Bear raids kitchen of Pownal home
Amelia Silver woke up around midnight to "clanging and banging" in her kitchen. "Of course, I thought maybe it was my cat climbing the sink," she said. But when she turned the fan off in her room to hear better, she heard running water.
"Then I got really scared — I thought it was a person," she said. "I thought, what person is coming into my house and turning on water?"
She walked out to the catwalk overlooking the lower floor, and used her phone light to illuminate the area around the kitchen sink. "I saw large black paws and a large black shape," she said.
A bear was on, or maybe in, her kitchen sink.
"I was really, really scared," she said. "Just having a bear inside your house is really a strange feeling. Chaos has been unleashed inside your house."
Silver called the police — but by the time state troopers arrived about 20 to 25 minutes later,
the bear was no longer in the kitchen. After a through search of her house, police concluded that the bear had left.
Silver said she believes it came through the kitchen window, which she had just recently started leaving open. It broke the faucet on the sink, which explained the sound of running water, and knocked over some crockery she had on the windowsill. It also left behind a sealed box of honeycomb.
"My daughter said, 'Oh, he's actually Winnie the Pooh,'" Silver said. "He's actually looking for honey."
There was also a covered container of compost nearby. "I think he was just hungry, looking for some food," she said.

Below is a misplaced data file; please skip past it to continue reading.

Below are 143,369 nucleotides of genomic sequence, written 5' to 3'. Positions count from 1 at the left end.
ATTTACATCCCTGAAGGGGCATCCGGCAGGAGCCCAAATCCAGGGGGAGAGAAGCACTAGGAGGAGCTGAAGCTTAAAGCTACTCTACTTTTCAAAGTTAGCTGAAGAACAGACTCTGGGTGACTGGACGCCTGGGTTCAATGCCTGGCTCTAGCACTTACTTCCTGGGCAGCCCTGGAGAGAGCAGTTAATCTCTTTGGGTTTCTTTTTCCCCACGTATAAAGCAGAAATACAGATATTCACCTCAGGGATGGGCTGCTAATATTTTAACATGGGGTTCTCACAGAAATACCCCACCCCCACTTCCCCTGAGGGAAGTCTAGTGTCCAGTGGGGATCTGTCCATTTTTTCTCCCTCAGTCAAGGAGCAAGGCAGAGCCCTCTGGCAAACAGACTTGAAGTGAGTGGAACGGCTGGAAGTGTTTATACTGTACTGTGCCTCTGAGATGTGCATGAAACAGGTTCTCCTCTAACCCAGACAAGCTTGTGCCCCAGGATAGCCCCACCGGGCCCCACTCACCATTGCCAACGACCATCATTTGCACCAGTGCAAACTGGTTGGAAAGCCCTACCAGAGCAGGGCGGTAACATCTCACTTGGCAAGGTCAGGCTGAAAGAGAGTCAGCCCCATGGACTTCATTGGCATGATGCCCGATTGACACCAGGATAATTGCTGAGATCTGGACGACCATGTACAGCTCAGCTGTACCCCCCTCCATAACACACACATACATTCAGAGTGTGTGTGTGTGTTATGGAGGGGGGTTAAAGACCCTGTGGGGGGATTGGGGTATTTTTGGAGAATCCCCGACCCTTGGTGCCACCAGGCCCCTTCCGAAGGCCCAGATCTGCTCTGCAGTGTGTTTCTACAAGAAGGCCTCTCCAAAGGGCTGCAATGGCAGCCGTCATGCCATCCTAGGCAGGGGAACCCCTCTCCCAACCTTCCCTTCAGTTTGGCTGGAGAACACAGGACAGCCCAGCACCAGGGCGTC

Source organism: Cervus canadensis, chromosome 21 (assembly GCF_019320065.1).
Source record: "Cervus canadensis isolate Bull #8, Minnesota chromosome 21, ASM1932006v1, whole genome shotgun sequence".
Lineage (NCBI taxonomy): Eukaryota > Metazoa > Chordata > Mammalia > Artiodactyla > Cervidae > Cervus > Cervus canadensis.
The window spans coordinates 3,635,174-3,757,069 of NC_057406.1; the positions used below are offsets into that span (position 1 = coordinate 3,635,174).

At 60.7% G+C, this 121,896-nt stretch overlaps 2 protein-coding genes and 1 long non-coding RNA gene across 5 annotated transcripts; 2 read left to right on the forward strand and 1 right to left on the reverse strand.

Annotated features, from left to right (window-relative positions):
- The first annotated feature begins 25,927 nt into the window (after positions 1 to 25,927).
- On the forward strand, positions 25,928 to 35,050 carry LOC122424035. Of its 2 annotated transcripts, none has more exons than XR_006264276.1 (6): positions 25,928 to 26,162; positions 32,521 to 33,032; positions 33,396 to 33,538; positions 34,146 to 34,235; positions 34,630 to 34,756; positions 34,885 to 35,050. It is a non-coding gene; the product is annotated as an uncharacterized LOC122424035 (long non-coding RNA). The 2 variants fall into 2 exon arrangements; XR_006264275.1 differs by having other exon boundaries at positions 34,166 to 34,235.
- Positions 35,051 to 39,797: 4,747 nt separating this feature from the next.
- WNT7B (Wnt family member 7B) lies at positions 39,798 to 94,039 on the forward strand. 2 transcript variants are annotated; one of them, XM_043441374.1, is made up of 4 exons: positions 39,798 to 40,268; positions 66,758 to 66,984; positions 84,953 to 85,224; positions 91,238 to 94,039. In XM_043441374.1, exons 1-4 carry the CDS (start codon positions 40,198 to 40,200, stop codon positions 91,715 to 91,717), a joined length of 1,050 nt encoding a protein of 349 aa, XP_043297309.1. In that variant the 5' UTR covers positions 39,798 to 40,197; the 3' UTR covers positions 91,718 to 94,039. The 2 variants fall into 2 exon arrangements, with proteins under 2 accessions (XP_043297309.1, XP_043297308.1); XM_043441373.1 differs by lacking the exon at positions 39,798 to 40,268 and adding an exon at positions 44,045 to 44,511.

Silver lives on 20 acres of land off Carpenter Hill Road. No one else was home at the time the bear was in the house.
Troopers initially thought it was a bear cub, judging by marks on the outside of the house and on the kitchen window screen, Silver said.
She said she spoke with the local game warden, who looked at the marks and said it was likely an adolescent bear — in human terms, a teenager.
The idea of a teenage bear fondly reminded Silver of her years working with teenagers at the Sunrise Family Resource Center in Bennington.
"I thought ... a teenager bear knows that I like teens," she said.
Bears of this age — known to game wardens as long yearlings, between one-and-a-half and two-and-a-half years old — are constantly looking for food.
"Right now, that age group of bears are no longer with their mother," said Travis Buttle, sergeant state game warden with the Vermont Fish & Wildlife Department. "They've been kind of kicked out on their own."
He compared bears of this age to young adults just graduating from high school, who may be on their own.
Human-bear encounters are more common in the spring and early summer, he said.
It's "very rare" for bears to want to enter a dwelling, as they're skittish by nature, he said.
They might get into garbage cans, a chicken coop where feed is stored, or carports and garages for bird feed or dog food, he said.
Silver, who has lived in Bennington County since 1990, has seen bears before.
"When I first moved to Pownal, I made the mistake of having my bird feeders out," she said. One day, she saw a bear standing about four feet from her porch at the feeder. And she's seen bears and bear cubs in the orchards of Southern Vermont.
As scared as she was seeing the bear in her home, Silver said she doesn't think she was in real danger.
"I guess I could have really been in danger, but I don't think I was in real danger," she said. "Bears really don't want to hurt people."
And, she said, she's lucky.
"I thought, how lucky I am that I've never had my house invaded by criminals, or strangers," she said. "I've never had ICE come."
From now on, she said, she'll keep her kitchen window shut.
Patricia LeBoeuf can be reached at firstname.lastname@example.org, at @BEN_pleboeuf on Twitter and 802-447-7567, ext. 118.
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